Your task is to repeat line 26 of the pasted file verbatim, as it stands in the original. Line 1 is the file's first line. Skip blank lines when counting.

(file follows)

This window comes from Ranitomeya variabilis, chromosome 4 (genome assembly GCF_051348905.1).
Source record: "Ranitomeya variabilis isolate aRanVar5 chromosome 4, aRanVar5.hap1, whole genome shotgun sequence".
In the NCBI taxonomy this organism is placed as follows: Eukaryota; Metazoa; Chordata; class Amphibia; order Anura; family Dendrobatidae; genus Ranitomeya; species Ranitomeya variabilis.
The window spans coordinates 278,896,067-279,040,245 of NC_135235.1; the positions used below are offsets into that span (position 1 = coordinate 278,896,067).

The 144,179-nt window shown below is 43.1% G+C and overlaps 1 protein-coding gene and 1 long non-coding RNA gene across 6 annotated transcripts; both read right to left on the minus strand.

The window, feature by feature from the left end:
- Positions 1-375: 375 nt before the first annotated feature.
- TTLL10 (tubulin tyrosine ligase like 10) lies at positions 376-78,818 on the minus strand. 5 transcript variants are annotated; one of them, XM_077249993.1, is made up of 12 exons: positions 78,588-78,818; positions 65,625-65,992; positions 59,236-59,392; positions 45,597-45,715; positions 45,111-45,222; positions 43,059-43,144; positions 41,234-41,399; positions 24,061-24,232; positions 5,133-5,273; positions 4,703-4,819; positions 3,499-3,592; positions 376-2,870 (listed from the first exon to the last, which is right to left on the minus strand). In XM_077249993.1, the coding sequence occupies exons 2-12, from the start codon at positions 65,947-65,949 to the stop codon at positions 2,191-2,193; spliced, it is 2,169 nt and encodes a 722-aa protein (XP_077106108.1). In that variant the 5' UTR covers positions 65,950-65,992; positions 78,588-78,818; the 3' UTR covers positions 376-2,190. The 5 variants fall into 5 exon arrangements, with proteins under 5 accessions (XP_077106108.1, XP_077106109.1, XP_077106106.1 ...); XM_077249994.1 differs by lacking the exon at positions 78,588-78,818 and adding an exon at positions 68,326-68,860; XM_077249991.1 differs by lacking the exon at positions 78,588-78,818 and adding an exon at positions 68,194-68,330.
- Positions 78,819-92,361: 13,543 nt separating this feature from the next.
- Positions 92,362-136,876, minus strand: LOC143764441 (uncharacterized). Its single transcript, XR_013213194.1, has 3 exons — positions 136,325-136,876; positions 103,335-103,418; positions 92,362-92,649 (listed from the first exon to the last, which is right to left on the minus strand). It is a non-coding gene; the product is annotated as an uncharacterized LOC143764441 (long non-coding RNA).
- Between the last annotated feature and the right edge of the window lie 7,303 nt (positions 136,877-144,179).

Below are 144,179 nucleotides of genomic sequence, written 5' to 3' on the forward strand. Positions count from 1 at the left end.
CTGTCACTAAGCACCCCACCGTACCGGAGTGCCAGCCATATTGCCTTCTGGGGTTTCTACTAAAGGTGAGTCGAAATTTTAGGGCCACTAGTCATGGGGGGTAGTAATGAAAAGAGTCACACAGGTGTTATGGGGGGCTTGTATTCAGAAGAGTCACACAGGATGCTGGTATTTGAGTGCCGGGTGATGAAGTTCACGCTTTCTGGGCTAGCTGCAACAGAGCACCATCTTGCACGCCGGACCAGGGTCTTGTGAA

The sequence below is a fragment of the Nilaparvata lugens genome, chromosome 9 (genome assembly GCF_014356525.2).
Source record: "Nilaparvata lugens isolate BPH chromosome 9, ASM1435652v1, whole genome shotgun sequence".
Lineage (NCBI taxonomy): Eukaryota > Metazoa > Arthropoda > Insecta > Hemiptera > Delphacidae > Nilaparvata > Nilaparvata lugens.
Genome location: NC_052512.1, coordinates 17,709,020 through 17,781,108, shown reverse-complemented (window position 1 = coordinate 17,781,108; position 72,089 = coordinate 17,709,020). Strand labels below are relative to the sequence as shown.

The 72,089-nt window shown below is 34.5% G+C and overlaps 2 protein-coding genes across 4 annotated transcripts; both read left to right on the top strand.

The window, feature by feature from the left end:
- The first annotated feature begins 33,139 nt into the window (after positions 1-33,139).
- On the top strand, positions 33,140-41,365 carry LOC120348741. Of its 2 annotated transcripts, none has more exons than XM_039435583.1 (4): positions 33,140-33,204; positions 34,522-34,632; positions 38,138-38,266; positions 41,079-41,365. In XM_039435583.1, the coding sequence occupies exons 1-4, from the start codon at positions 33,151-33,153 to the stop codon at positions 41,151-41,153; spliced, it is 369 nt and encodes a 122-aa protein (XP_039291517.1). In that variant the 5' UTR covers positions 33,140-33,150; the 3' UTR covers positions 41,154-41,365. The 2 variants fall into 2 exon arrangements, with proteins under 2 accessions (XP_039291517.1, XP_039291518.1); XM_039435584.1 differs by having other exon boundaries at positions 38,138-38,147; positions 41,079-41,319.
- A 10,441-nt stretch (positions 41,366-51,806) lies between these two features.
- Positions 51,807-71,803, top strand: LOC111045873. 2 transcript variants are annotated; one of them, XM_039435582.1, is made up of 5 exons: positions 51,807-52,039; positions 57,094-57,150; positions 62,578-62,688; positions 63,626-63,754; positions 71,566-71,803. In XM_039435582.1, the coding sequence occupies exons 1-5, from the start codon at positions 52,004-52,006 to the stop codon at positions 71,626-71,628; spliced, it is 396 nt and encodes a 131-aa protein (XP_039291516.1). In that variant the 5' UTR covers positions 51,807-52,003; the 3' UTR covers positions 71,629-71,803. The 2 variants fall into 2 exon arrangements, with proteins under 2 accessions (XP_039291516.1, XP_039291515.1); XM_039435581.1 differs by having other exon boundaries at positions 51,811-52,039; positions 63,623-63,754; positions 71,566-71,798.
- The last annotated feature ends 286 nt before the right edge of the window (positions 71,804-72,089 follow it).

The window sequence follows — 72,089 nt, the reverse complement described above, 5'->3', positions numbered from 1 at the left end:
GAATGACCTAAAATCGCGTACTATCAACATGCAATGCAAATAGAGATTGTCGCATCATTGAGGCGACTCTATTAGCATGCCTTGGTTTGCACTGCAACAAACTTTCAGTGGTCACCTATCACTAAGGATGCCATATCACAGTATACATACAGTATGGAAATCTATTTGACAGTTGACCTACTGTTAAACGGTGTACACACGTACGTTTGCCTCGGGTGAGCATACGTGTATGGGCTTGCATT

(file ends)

GAATGACCTAAAATCGCGTACTATCAACATGCAATGCAAATAGAGATTGTCGCATCATTGAGGCGACTCTATTAGCATGCCTTGGTTTGCACTGCAACAAACTTTCAGTGGTCACCTATCACTAAGGATGCCATATCACAGTATACATACAGTATGGAAATCTATTTGACAGTTGACCTACTGTTAAACGGTGTACACACGTACGTTTGCCTCGGGTGAGCATACGTGTATGGGCTTGCATT